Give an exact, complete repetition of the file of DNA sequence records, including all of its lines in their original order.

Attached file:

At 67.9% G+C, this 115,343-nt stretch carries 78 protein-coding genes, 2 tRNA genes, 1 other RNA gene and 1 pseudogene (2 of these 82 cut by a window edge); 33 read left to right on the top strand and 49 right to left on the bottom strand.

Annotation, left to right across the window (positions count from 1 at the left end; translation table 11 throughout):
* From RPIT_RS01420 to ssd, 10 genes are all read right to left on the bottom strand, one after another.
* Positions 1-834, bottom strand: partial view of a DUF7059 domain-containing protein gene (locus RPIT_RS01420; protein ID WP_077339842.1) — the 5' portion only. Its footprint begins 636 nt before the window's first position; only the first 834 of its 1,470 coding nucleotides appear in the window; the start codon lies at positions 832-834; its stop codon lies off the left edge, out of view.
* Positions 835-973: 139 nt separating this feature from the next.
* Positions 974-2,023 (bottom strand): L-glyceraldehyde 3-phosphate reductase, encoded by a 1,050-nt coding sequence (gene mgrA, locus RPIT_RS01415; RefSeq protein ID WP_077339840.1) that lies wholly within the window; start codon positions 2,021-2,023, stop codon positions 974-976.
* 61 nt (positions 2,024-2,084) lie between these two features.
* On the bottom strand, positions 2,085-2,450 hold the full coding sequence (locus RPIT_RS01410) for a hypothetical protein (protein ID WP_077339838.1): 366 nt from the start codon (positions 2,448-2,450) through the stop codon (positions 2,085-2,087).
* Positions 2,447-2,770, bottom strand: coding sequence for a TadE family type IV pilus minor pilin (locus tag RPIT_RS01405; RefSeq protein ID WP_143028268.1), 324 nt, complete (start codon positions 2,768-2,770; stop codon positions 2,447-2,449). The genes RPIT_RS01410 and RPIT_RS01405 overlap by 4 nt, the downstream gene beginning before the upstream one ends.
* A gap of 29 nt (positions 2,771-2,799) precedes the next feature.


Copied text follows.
At 67.9% G+C, this 115,343-nt stretch carries 78 protein-coding genes, 2 tRNA genes, 1 other RNA gene and 1 pseudogene (2 of these 82 cut by a window edge); 33 read left to right on the top strand and 49 right to left on the bottom strand.

Annotation, left to right across the window (positions count from 1 at the left end; translation table 11 throughout):
* From RPIT_RS01420 to ssd, 10 genes are all read right to left on the bottom strand, one after another.
* Positions 1-834, bottom strand: partial view of a DUF7059 domain-containing protein gene (locus RPIT_RS01420; protein ID WP_077339842.1) — the 5' portion only. Its footprint begins 636 nt before the window's first position; only the first 834 of its 1,470 coding nucleotides appear in the window; the start codon lies at positions 832-834; its stop codon lies off the left edge, out of view.
* Positions 835-973: 139 nt separating this feature from the next.
* Positions 974-2,023 (bottom strand): L-glyceraldehyde 3-phosphate reductase, encoded by a 1,050-nt coding sequence (gene mgrA, locus RPIT_RS01415; RefSeq protein ID WP_077339840.1) that lies wholly within the window; start codon positions 2,021-2,023, stop codon positions 974-976.
* 61 nt (positions 2,024-2,084) lie between these two features.
* On the bottom strand, positions 2,085-2,450 hold the full coding sequence (locus RPIT_RS01410) for a hypothetical protein (protein ID WP_077339838.1): 366 nt from the start codon (positions 2,448-2,450) through the stop codon (positions 2,085-2,087).
* Positions 2,447-2,770, bottom strand: coding sequence for a TadE family type IV pilus minor pilin (locus tag RPIT_RS01405; RefSeq protein ID WP_143028268.1), 324 nt, complete (start codon positions 2,768-2,770; stop codon positions 2,447-2,449). The genes RPIT_RS01410 and RPIT_RS01405 overlap by 4 nt, the downstream gene beginning before the upstream one ends.
* A gap of 29 nt (positions 2,771-2,799) precedes the next feature.